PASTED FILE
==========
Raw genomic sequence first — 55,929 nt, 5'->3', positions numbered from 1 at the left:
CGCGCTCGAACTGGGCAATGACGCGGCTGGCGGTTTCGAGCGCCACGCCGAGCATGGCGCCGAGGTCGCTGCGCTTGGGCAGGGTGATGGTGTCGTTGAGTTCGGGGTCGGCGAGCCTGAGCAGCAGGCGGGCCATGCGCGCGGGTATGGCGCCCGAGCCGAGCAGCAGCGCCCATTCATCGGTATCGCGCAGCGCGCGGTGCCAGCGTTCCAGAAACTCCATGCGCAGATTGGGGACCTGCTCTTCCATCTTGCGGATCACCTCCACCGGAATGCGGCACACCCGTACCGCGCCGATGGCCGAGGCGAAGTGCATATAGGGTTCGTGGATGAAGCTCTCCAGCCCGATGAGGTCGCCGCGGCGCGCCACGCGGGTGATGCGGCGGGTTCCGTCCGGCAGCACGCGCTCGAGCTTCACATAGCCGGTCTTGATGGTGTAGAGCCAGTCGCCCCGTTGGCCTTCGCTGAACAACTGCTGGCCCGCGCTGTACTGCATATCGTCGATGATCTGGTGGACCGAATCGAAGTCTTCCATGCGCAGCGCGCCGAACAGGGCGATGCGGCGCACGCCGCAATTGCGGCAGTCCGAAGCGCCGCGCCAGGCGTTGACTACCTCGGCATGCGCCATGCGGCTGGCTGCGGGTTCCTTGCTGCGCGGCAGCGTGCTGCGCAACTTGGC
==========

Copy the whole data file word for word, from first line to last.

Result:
Raw genomic sequence first — 55,929 nt, 5'->3', positions numbered from 1 at the left:
CGCGCTCGAACTGGGCAATGACGCGGCTGGCGGTTTCGAGCGCCACGCCGAGCATGGCGCCGAGGTCGCTGCGCTTGGGCAGGGTGATGGTGTCGTTGAGTTCGGGGTCGGCGAGCCTGAGCAGCAGGCGGGCCATGCGCGCGGGTATGGCGCCCGAGCCGAGCAGCAGCGCCCATTCATCGGTATCGCGCAGCGCGCGGTGCCAGCGTTCCAGAAACTCCATGCGCAGATTGGGGACCTGCTCTTCCATCTTGCGGATCACCTCCACCGGAATGCGGCACACCCGTACCGCGCCGATGGCCGAGGCGAAGTGCATATAGGGTTCGTGGATGAAGCTCTCCAGCCCGATGAGGTCGCCGCGGCGCGCCACGCGGGTGATGCGGCGGGTTCCGTCCGGCAGCACGCGCTCGAGCTTCACATAGCCGGTCTTGATGGTGTAGAGCCAGTCGCCCCGTTGGCCTTCGCTGAACAACTGCTGGCCCGCGCTGTACTGCATATCGTCGATGATCTGGTGGACCGAATCGAAGTCTTCCATGCGCAGCGCGCCGAACAGGGCGATGCGGCGCACGCCGCAATTGCGGCAGTCCGAAGCGCCGCGCCAGGCGTTGACTACCTCGGCATGCGCCATGCGGCTGGCTGCGGGTTCCTTGCTGCGCGGCAGCGTGCTGCGCAACTTGGC